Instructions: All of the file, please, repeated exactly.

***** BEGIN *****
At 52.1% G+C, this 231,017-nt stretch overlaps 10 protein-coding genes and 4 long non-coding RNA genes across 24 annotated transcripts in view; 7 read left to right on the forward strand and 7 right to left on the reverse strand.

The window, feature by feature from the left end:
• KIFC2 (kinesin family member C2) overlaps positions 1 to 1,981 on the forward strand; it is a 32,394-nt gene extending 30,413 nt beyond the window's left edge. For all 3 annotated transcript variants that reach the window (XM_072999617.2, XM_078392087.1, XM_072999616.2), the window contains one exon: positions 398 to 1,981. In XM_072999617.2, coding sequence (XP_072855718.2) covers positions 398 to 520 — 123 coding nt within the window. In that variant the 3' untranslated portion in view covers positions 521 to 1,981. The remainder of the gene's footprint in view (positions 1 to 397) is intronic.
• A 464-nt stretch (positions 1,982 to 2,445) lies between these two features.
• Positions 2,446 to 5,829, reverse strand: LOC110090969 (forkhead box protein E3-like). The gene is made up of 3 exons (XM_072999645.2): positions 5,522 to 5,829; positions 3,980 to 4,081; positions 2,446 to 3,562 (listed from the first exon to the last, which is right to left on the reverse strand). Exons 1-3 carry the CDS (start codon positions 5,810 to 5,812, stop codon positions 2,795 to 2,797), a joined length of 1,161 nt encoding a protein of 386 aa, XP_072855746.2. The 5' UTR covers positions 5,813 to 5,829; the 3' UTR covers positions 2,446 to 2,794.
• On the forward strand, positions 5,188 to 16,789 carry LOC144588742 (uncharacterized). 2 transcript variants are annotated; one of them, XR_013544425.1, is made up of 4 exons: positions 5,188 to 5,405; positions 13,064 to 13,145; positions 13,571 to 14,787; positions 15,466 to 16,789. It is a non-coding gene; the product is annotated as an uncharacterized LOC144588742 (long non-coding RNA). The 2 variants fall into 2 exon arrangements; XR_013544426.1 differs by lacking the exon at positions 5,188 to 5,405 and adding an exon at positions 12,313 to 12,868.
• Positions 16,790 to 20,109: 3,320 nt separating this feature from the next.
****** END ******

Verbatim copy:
At 52.1% G+C, this 231,017-nt stretch overlaps 10 protein-coding genes and 4 long non-coding RNA genes across 24 annotated transcripts in view; 7 read left to right on the forward strand and 7 right to left on the reverse strand.

The window, feature by feature from the left end:
• KIFC2 (kinesin family member C2) overlaps positions 1 to 1,981 on the forward strand; it is a 32,394-nt gene extending 30,413 nt beyond the window's left edge. For all 3 annotated transcript variants that reach the window (XM_072999617.2, XM_078392087.1, XM_072999616.2), the window contains one exon: positions 398 to 1,981. In XM_072999617.2, coding sequence (XP_072855718.2) covers positions 398 to 520 — 123 coding nt within the window. In that variant the 3' untranslated portion in view covers positions 521 to 1,981. The remainder of the gene's footprint in view (positions 1 to 397) is intronic.
• A 464-nt stretch (positions 1,982 to 2,445) lies between these two features.
• Positions 2,446 to 5,829, reverse strand: LOC110090969 (forkhead box protein E3-like). The gene is made up of 3 exons (XM_072999645.2): positions 5,522 to 5,829; positions 3,980 to 4,081; positions 2,446 to 3,562 (listed from the first exon to the last, which is right to left on the reverse strand). Exons 1-3 carry the CDS (start codon positions 5,810 to 5,812, stop codon positions 2,795 to 2,797), a joined length of 1,161 nt encoding a protein of 386 aa, XP_072855746.2. The 5' UTR covers positions 5,813 to 5,829; the 3' UTR covers positions 2,446 to 2,794.
• On the forward strand, positions 5,188 to 16,789 carry LOC144588742 (uncharacterized). 2 transcript variants are annotated; one of them, XR_013544425.1, is made up of 4 exons: positions 5,188 to 5,405; positions 13,064 to 13,145; positions 13,571 to 14,787; positions 15,466 to 16,789. It is a non-coding gene; the product is annotated as an uncharacterized LOC144588742 (long non-coding RNA). The 2 variants fall into 2 exon arrangements; XR_013544426.1 differs by lacking the exon at positions 5,188 to 5,405 and adding an exon at positions 12,313 to 12,868.
• Positions 16,790 to 20,109: 3,320 nt separating this feature from the next.